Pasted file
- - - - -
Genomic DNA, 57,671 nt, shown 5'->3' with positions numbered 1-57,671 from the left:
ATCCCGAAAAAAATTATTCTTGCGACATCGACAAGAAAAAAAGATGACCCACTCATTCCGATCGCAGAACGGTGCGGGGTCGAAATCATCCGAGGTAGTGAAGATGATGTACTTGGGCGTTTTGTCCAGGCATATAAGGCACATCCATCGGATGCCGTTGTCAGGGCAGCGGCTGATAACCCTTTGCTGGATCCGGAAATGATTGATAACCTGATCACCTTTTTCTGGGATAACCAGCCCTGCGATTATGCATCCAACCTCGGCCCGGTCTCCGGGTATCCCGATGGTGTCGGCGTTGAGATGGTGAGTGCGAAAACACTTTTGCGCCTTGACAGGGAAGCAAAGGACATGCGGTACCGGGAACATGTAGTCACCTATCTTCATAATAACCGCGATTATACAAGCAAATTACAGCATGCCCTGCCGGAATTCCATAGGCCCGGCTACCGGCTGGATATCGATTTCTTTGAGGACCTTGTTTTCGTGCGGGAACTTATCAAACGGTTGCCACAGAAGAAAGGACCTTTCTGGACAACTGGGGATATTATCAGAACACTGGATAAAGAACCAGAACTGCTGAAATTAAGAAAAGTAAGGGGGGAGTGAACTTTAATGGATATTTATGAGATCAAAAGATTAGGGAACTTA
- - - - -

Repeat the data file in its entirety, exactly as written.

Genomic DNA, 57,671 nt, shown 5'->3' with positions numbered 1-57,671 from the left:
ATCCCGAAAAAAATTATTCTTGCGACATCGACAAGAAAAAAAGATGACCCACTCATTCCGATCGCAGAACGGTGCGGGGTCGAAATCATCCGAGGTAGTGAAGATGATGTACTTGGGCGTTTTGTCCAGGCATATAAGGCACATCCATCGGATGCCGTTGTCAGGGCAGCGGCTGATAACCCTTTGCTGGATCCGGAAATGATTGATAACCTGATCACCTTTTTCTGGGATAACCAGCCCTGCGATTATGCATCCAACCTCGGCCCGGTCTCCGGGTATCCCGATGGTGTCGGCGTTGAGATGGTGAGTGCGAAAACACTTTTGCGCCTTGACAGGGAAGCAAAGGACATGCGGTACCGGGAACATGTAGTCACCTATCTTCATAATAACCGCGATTATACAAGCAAATTACAGCATGCCCTGCCGGAATTCCATAGGCCCGGCTACCGGCTGGATATCGATTTCTTTGAGGACCTTGTTTTCGTGCGGGAACTTATCAAACGGTTGCCACAGAAGAAAGGACCTTTCTGGACAACTGGGGATATTATCAGAACACTGGATAAAGAACCAGAACTGCTGAAATTAAGAAAAGTAAGGGGGGAGTGAACTTTAATGGATATTTATGAGATCAAAAGATTAGGGAACTTA